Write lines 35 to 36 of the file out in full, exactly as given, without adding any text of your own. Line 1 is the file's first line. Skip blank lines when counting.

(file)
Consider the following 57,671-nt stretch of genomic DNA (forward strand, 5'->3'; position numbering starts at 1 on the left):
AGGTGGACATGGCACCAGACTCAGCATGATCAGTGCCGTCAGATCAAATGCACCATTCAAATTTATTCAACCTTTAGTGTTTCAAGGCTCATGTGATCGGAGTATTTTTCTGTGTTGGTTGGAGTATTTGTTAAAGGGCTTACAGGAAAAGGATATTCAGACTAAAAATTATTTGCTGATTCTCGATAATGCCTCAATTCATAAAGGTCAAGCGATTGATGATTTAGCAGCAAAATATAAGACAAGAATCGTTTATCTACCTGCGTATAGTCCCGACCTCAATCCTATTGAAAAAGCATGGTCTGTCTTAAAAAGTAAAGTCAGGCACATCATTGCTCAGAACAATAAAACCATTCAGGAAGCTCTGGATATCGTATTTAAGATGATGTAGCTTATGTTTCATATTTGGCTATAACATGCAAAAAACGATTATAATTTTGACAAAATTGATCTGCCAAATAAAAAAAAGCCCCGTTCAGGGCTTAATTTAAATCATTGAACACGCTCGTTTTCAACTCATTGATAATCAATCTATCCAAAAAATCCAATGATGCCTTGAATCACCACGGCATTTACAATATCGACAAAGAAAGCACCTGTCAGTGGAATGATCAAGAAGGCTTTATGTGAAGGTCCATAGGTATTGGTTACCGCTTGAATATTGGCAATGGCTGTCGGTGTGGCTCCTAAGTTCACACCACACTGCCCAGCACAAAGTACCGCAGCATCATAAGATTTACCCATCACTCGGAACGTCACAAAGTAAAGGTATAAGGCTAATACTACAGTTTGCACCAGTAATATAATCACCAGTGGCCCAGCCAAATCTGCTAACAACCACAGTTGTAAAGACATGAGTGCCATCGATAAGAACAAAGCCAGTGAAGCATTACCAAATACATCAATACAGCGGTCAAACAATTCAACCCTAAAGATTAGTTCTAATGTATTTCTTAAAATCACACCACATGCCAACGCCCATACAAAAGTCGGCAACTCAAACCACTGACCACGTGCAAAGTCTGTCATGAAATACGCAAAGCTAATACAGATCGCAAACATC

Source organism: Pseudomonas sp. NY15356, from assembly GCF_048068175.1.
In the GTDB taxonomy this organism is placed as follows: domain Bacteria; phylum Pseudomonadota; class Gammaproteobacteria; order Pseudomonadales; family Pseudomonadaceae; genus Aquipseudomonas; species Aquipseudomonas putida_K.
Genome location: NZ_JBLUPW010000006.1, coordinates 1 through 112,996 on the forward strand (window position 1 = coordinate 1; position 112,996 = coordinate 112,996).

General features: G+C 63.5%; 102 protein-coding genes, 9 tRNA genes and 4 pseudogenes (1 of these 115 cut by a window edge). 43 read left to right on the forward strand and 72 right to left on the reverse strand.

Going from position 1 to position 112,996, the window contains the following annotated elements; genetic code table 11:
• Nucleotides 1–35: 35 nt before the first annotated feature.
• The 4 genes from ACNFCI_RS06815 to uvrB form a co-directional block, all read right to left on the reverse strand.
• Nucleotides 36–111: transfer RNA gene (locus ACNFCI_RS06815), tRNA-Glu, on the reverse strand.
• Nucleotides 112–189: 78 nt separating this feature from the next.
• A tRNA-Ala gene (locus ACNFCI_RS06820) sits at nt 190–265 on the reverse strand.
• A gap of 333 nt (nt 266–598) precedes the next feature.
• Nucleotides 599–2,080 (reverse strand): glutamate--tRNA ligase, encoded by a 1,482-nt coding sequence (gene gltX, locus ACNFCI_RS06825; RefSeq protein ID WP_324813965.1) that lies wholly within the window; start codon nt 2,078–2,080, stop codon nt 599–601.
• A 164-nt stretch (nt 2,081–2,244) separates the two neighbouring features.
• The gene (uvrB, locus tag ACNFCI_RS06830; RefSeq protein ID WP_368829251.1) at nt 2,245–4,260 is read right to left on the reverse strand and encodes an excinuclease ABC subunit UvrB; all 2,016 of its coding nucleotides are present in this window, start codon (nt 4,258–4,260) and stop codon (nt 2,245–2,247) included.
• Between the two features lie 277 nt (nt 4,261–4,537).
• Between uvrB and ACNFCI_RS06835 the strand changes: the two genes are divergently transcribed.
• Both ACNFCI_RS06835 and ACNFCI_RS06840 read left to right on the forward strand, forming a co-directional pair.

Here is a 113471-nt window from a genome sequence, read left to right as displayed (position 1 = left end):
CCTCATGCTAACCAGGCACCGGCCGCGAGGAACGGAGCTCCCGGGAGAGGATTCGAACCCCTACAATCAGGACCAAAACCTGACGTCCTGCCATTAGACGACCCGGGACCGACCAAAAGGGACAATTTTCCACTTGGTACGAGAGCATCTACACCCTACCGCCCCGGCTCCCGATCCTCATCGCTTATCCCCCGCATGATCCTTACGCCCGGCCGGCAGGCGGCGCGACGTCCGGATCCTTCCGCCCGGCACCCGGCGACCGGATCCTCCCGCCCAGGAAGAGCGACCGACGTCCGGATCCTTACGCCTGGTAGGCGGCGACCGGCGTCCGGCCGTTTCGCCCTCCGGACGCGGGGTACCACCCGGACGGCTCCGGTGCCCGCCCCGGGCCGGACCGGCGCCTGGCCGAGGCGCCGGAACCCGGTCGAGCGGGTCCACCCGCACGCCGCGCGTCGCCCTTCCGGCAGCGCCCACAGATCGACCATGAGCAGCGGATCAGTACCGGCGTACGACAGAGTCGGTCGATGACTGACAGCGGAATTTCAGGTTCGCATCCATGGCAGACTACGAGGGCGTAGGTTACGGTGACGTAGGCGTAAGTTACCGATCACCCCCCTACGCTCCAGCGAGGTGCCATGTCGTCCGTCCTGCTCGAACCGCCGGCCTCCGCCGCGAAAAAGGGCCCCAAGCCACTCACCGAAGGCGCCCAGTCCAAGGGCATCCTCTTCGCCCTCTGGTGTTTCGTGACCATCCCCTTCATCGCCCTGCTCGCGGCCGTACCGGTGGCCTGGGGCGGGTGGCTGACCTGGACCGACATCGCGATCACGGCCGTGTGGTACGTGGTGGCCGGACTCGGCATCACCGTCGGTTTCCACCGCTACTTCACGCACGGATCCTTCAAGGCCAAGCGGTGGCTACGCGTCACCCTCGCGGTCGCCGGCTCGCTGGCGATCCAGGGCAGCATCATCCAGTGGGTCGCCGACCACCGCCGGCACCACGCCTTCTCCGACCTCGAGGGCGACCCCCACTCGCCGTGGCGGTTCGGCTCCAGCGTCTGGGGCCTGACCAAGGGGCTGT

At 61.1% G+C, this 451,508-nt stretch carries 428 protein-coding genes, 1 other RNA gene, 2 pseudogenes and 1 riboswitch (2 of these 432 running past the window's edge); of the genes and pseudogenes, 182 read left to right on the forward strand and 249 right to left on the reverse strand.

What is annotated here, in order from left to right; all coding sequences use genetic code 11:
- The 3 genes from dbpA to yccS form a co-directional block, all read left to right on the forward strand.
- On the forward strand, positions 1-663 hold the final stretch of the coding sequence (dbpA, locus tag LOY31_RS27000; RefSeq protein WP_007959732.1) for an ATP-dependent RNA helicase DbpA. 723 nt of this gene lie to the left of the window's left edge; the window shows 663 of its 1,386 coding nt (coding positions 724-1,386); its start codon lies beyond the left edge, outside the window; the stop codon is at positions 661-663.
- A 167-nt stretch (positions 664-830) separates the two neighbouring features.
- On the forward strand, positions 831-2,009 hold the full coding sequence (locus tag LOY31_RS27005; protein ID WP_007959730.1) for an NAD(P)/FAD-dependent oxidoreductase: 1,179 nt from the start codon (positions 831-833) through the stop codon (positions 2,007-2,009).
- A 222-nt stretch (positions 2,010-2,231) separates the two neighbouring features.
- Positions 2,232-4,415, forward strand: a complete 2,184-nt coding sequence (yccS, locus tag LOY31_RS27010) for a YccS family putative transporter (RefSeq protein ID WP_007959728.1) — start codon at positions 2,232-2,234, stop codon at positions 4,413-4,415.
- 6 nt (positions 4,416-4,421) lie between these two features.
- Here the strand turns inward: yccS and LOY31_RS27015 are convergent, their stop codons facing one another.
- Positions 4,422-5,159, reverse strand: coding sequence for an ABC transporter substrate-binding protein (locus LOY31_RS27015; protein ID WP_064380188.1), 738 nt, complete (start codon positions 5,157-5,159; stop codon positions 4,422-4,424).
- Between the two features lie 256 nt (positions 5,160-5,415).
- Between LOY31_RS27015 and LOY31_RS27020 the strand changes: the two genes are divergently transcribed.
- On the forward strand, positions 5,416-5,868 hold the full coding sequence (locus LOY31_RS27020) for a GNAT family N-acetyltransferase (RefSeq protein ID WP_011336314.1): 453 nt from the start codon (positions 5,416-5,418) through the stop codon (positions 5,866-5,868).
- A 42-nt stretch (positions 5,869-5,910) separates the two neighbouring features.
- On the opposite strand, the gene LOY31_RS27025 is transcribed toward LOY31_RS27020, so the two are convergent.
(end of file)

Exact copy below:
- On the forward strand, positions 5,416-5,868 hold the full coding sequence (locus LOY31_RS27020) for a GNAT family N-acetyltransferase (RefSeq protein ID WP_011336314.1): 453 nt from the start codon (positions 5,416-5,418) through the stop codon (positions 5,866-5,868).
- A 42-nt stretch (positions 5,869-5,910) separates the two neighbouring features.